by Lauren Dubinsky
, Senior Reporter | September 11, 2017
From the September 2017 issue of HealthCare Business News magazine
When spectral CT was first introduced roughly a decade ago, adoption was slow. However, it’s recently been gaining steam and even landed a spot in ECRI Institute’s 2016 Top 10 Hospital C-Suite Watch List.
"The real advantage of spectral CT is that it gives you an extra dimension of information so you can start looking at what chemicals and elements are within the anatomy,” says Jason Launders, director of operations in the Health Device Group at ECRI.
One downside of this technology is its high price tag. According to ECRI, a spectral CT scanner costs between $1.6 million and $2.2 million, and that doesn’t include the ongoing maintenance expenses.
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In addition, several challenges stand in the way of widespread adoption. Reimbursement is not provided for spectral CT and the technology's workflow is not efficient.
In order for radiologists to evaluate these new types of images, they have to do extra work. They only have a few minutes to read each study, and if it’s going to take longer than that, then they’re not going to do it.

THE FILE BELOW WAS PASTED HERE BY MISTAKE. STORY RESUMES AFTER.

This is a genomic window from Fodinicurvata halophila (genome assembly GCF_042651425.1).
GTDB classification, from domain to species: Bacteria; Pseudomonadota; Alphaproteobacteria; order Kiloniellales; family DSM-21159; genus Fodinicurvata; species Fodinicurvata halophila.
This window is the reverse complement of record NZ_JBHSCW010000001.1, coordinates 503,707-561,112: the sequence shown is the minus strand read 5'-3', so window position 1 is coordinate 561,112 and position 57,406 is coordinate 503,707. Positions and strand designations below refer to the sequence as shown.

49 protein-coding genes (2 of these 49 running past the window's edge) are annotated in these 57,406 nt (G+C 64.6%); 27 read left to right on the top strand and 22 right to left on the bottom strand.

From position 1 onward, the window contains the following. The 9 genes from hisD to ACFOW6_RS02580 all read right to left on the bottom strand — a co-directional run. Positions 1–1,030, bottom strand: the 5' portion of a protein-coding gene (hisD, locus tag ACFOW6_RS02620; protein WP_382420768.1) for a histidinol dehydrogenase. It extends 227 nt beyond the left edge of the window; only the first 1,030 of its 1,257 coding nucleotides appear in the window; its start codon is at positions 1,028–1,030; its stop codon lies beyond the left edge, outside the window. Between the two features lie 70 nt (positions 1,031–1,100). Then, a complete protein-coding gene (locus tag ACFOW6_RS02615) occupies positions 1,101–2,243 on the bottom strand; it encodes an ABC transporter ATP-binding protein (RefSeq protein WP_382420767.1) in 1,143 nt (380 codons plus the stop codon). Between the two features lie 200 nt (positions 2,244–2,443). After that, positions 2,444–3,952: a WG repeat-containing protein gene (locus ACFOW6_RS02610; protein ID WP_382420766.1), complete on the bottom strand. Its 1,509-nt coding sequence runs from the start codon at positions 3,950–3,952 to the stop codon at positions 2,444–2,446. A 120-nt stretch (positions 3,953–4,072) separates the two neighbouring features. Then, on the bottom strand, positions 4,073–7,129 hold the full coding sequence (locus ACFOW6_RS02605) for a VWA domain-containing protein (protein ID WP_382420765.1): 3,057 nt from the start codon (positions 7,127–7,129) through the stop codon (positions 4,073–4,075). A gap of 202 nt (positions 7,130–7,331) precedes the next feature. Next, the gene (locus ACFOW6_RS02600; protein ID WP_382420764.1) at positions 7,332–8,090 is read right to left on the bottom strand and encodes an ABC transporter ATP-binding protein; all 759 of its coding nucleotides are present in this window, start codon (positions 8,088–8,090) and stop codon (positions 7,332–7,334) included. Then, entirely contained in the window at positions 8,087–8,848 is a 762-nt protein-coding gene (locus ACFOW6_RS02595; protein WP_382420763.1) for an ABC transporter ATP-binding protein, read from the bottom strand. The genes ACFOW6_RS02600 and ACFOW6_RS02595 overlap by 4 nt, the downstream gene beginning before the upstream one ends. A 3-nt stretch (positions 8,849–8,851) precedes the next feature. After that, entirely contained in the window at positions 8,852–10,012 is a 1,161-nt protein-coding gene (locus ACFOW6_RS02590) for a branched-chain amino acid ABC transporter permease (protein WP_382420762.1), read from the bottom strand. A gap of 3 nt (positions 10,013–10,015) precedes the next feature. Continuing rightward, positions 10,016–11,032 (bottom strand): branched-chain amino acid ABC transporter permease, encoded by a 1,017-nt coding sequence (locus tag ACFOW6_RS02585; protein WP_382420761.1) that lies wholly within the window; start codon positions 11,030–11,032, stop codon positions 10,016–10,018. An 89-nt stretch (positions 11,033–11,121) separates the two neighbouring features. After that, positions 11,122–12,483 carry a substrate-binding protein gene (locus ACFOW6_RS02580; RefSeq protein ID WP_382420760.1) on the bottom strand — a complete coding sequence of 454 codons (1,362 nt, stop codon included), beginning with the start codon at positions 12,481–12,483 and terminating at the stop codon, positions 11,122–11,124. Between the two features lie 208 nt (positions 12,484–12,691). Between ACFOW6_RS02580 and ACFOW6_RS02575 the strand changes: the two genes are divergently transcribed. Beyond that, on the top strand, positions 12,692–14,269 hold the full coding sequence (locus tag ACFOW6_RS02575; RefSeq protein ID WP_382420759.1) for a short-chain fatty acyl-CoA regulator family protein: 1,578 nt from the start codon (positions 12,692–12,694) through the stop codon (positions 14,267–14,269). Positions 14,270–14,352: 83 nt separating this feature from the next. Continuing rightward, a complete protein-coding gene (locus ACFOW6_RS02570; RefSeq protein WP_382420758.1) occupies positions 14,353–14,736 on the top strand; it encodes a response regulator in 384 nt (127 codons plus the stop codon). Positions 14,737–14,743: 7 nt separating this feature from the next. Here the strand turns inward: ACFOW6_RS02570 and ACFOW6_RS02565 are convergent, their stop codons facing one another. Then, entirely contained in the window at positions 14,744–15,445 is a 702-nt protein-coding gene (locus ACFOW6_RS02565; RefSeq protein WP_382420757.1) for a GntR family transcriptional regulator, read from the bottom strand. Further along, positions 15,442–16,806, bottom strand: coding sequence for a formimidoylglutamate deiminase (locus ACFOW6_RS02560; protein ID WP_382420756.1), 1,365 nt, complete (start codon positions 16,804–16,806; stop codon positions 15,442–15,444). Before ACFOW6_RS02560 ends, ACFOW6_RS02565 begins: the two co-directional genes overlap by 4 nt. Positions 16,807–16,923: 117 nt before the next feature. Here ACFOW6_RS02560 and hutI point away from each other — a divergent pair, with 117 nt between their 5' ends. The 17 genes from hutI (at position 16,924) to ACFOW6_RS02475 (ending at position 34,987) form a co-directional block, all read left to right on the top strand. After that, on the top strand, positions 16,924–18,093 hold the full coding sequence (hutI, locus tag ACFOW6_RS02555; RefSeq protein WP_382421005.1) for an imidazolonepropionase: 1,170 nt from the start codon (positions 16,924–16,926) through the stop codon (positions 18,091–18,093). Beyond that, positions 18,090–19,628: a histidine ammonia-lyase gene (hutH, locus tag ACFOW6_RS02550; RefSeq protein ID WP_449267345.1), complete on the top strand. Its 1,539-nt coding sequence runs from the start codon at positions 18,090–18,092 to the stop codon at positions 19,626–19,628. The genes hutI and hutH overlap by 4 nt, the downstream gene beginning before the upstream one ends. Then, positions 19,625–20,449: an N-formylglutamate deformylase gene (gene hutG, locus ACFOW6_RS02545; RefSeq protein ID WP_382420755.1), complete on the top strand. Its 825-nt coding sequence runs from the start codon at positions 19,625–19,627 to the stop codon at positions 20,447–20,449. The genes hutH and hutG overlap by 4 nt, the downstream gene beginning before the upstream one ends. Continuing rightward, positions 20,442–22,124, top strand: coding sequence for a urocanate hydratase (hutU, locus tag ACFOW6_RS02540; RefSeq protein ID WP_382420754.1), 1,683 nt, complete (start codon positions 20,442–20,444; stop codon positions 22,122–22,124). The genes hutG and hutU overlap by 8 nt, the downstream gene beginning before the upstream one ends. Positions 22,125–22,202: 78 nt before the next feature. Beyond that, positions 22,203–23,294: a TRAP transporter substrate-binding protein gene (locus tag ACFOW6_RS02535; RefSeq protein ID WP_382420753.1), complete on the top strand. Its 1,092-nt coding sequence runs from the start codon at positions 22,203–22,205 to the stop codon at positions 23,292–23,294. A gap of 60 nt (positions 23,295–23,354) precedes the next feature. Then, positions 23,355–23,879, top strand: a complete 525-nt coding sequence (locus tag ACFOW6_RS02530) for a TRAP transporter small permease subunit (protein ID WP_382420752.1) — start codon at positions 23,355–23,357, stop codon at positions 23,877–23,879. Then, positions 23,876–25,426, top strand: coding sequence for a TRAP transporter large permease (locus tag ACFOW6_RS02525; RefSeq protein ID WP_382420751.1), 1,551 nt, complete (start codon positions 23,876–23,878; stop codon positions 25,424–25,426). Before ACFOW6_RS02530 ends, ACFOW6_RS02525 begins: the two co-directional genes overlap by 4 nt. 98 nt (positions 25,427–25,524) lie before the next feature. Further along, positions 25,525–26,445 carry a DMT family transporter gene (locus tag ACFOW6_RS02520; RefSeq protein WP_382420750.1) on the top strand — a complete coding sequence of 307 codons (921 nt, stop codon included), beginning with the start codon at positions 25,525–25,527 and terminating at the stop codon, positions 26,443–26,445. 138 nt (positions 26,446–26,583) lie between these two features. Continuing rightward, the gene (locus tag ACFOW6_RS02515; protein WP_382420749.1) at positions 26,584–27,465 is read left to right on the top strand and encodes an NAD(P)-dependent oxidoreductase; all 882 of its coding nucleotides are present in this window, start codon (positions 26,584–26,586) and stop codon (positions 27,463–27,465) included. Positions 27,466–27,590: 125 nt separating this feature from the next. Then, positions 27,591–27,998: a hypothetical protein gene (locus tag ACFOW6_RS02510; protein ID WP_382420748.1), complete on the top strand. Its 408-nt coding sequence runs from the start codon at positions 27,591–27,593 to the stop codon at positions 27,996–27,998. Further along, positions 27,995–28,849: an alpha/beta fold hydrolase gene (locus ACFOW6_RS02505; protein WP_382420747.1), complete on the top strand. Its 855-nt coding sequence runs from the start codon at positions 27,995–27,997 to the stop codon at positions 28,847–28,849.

These scanners are costly because they are equipped with advanced dose-reduction features and the latest image reconstruction and display tools. They also have a fast gantry rotation and are capable of large volumetric imaging.
"I think we are in the early days with this [technology]," says Launders. "Manufacturers are beginning to put tools in the hands of radiologists so they can do more of this image manipulation in a way that suits their workflow. The key word here is convenience."
A new generation of spectral CT systems
In August 2016, Siemens Healthineers scored FDA clearance for its SOMATOM Drive spectral CT system. While the previous generation, SOMATOM Force, had a price tag making it suitable primarily for academic centers, the Drive was designed for facilities with smaller budgets.
“The Drive takes the technical and clinical benefits of the Force and brings them into a platform that is more accessible from a cost of ownership standpoint,” says Matthew Dedman, CT marketing director for Siemens.
It can be used for a wide range of clinical applications including pediatrics, cardiology, oncology and emergency medicine. It’s also equipped with the company’s Straton MX Sigma X-ray tubes and Sigma generators, which allow for more targeted beam focusing.
GE Healthcare announced in February that it received FDA clearance for its GSI Xtream technology for its Revolution CT. According to the company, it’s the first volume spectral CT technology designed to improve small lesion detection, tissue characterization and metal artifact reduction with a simplified workflow.